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Get Out Of Vancouver Real Estate, Now

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My advice on real estate in Vancouver bears repeating. Get out.

If you've made a windfall profit, take it and run. If you're leveraged up to the pits and speculating on big gains, bail. If you're within a few years of retirement with most of your net worth in four walls, suck it out. If you cannot afford to see your equity peeled back by a third or more, and stay that way for years, then retreat. If you listened to Mom and bought a condo with diddly down, get out. If you're a Westside gazillionaire, and want to stay that way, sell. If you just bought a shack for $2.8 million, well, too late.

The evidence of a substantial decline in the months ahead seems overwhelming.

Sales of detached homes have withered. Remember this chart from a few days ago?


Sales across Delusia fell by almost 8 per cent from May to June. And beyond that, look at these toppling numbers for the various regions tracked by the local real estate board: Burnaby -30 per cent, New West -8 per cent, Poco -33 per cent, Richmond -28 per cent, Squamish -52 per cent, Van East -26 per cent, Van West -35 per cent, Van North -1.2 per cent, Whistler -41 per cent. Does that look healthy to you?

The evidence of a substantial decline in the months ahead seems overwhelming.

At the same time, multiple bid situations are becoming increasingly rare. Months ago every property was being fought over by a dozen or more desperate parties. Now a seller's lucky to get competing bids in any number.

And look at the sales-to-listings ratio. This is a barometer of market health, measuring supply and demand, which is now flashing yellow. It's dropped to the lowest level in more than three years, after peaking in March. Back in the spring a house had a 73 per cent chance of being sold in any one month, while now it has declined to 59 per cent. In East Van the number has withered from an 86 per cent sales-to-listings ratio a year ago down to just 49 per cent now. In the other end of town, from 82 per cent to 46 per cent in the same time frame.


Chart courtesy of GlobalBC

Beyond these realtor-generated stats, house-horny, real estate-engorged YVRers should worry about a few other things. Like those foreign-ownership numbers everyone dissed the other day. Critics howled that a 3.3 per cent barbarian level was misleading since the damage (from planeloads of Chinese billionaires) had already been done before the counting began. If true, what will sustain a market where the average family makes $70,000 and the average SFD is priced at $1.7 million?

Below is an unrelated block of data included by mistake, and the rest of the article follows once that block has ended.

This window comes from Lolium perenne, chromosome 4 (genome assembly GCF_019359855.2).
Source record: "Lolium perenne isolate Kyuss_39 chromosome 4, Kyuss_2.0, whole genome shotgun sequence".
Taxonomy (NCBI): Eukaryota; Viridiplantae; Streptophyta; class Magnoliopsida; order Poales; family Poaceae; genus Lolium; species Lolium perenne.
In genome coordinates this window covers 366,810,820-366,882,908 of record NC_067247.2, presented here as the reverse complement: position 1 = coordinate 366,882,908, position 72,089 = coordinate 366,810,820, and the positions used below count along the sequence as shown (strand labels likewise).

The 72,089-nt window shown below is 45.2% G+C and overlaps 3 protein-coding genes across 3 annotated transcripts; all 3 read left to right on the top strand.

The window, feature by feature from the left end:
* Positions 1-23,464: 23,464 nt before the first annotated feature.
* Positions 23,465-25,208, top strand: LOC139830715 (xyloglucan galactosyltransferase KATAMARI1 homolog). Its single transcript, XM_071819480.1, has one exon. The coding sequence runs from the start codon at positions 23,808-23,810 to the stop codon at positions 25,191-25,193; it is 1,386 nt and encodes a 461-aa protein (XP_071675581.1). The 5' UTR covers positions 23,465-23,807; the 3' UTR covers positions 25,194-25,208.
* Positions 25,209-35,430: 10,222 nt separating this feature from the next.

Your city is an accident waiting to happen. Get out.

Speaking of unaffordability, RBC's latest survey alone should have had homeowners dialing realtors begging to get listed. When more than 100 per cent of take-home income is required to just carry a house you already 25 per cent paid for, your city is an accident waiting to happen. Get out.

And how about the latest national employment report on Friday? Forty thousand more lost full-time jobs, replaced by part-time positions, with 30,000 fewer manufacturing positions and so many newly unemployed, laid-off, punted people claiming to be 'self-employed'. With a disproportionate amount of its provincial GDP dependent on real estate, B.C. is as much at risk as its jewel city.

Economies do not create bubbles. Only people can do that.

Mostly, we should fear human nature. We move in emotional, unthinking herds with trending attitudes that inevitably lead to excess, loss and regret. Economies do not create bubbles. Only people can do that.

Young Ned wrote me yesterday from Calgary. His words pose a fitting conclusion to this post which has a two-word message.

"I know an old couple currently living in Calgary. They've been close family friends forever, and as they're financially responsible, almost-retired folks I enjoy chatting with them about personal finances. This Christmas they visited family in Vancouver and ended up extending their stay an extra two weeks without explanation. When they were finally home, they happily announced that they had bought a condo in North Van to avoid being priced out of the market. The realtor even told them about how easy it was to commute from this location to downtown via water taxi. They should have no trouble selling that kind of rad lifestyle to any one of the desperate young professionals renting in the city, the realtor said.

"This couple didn't go to Vancouver with any intention to buy. There is only a slim chance they will retire in Van. They've taken a chunk out of their retirement savings and added a mortgage, and they genuinely can't explain why they did it. I stopped short of calling them 'part of the damn problem' because I value their friendship more than I value being a petulant ass... but some people are going to get hurt in this market. It's not just a rat race anymore, it's a race where the course is sprinkled with rat poison..."

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